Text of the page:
Does not her argument, which applies to all concerted action between human and non-human agencies carried out over long periods of time, apply equally well to alcohol? Are we really justified in claiming that all the spiritual manifestations of alcohol are mere representations of something actually inert and without sentience?

For “passive and silent” alcohol is not, not by a long shot.

This essay is not, by the way, an argument for a ban on alcohol or any other consciousness altering substance. It’s a call to get our relationships straight with them, which indigenous peoples can teach us a lot about. Whatever our take may be on the metaphysics of indigenous world views, their efficacy is undeniable.

Wine with admixtures was once used medicinally in medieval Europe, tobacco and coca in indigenous ways are sacred plants which allow us to commune with divinity and heal, and if I’m ever seriously injured, please give me a preparation from the opium plant! Opium, according to the indigenous ancient Greeks, is sacred, a gift to humanity from Prometheus. I have entire faith in its curative properties.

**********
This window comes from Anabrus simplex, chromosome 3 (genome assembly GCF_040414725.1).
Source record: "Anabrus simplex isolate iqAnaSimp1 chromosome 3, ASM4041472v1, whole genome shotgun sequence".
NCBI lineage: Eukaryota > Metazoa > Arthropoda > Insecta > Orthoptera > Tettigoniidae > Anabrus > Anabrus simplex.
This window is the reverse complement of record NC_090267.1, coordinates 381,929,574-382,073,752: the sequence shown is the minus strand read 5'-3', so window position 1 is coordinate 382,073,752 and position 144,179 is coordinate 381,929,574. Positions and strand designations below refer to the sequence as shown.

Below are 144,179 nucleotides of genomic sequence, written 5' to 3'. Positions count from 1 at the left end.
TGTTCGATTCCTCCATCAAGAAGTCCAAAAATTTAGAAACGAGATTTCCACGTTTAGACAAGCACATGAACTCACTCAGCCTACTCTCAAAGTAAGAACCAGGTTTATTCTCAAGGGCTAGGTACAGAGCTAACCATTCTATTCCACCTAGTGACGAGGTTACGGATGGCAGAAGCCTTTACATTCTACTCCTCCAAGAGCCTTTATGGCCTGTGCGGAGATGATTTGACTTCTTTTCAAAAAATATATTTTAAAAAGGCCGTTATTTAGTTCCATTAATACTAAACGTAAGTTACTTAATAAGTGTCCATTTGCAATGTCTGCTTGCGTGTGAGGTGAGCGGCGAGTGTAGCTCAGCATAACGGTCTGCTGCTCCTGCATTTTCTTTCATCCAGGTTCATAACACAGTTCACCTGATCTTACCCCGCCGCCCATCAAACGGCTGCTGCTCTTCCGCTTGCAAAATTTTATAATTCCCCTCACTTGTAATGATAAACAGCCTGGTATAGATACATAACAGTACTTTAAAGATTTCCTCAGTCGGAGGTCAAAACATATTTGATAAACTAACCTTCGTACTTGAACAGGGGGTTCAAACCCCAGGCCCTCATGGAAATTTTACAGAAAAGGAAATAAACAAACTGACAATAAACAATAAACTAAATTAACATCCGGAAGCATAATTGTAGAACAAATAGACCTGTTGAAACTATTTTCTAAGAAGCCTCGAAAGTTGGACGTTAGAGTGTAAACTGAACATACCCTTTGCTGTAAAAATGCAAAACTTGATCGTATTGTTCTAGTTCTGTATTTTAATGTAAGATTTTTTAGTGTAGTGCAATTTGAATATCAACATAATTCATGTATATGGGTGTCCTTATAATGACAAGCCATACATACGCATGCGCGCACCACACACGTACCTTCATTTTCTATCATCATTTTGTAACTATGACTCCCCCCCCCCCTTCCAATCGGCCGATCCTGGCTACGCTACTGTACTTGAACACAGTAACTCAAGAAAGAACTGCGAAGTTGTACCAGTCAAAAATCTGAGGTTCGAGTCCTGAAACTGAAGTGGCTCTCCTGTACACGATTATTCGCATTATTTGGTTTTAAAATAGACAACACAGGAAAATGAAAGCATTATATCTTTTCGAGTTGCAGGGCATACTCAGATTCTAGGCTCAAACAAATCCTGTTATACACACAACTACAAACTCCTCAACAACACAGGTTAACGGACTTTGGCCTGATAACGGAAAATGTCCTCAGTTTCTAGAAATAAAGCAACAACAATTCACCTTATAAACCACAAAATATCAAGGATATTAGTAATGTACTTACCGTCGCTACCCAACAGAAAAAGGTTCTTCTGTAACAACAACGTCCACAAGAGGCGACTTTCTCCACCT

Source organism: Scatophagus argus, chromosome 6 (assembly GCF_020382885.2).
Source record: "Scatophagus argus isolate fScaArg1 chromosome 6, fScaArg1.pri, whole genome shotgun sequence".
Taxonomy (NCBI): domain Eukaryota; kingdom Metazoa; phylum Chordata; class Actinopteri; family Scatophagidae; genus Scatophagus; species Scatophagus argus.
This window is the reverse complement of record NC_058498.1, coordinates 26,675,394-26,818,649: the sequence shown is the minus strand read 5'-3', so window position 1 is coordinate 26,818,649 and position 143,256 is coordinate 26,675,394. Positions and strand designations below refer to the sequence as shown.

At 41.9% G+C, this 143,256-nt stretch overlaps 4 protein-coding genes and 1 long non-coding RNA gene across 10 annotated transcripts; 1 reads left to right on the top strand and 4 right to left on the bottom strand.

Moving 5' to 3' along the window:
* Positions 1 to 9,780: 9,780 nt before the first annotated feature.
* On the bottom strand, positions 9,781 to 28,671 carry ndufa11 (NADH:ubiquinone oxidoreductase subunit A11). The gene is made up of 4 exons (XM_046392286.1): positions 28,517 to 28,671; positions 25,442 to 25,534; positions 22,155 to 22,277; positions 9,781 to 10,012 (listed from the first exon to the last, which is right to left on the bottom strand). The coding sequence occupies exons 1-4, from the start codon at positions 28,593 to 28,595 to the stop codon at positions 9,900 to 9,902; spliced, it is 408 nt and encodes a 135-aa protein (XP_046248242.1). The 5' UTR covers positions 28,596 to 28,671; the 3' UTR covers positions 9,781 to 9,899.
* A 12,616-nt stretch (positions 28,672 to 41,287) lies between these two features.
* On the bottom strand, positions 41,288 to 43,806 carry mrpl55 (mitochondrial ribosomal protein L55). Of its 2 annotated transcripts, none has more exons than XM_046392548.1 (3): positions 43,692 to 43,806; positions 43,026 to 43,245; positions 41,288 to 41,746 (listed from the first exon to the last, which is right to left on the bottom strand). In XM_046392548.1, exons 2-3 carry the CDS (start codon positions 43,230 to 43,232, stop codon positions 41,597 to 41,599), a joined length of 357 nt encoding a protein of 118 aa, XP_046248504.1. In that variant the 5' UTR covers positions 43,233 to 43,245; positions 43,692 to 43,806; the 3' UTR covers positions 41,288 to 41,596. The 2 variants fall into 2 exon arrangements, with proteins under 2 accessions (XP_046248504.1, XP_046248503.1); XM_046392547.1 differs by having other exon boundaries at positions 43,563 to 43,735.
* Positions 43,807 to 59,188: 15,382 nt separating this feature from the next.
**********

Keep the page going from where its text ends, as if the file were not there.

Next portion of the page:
By treating our plant allies with respect and veneration, we protect ourselves. A quick glimpse at any tobacco addict, who believes tobacco a mere “natural resource” and consumer product, is sufficient to support that argument!

II

Philosopher Simon May in his work Love: A History offers a definition of love that relates profoundly to healing: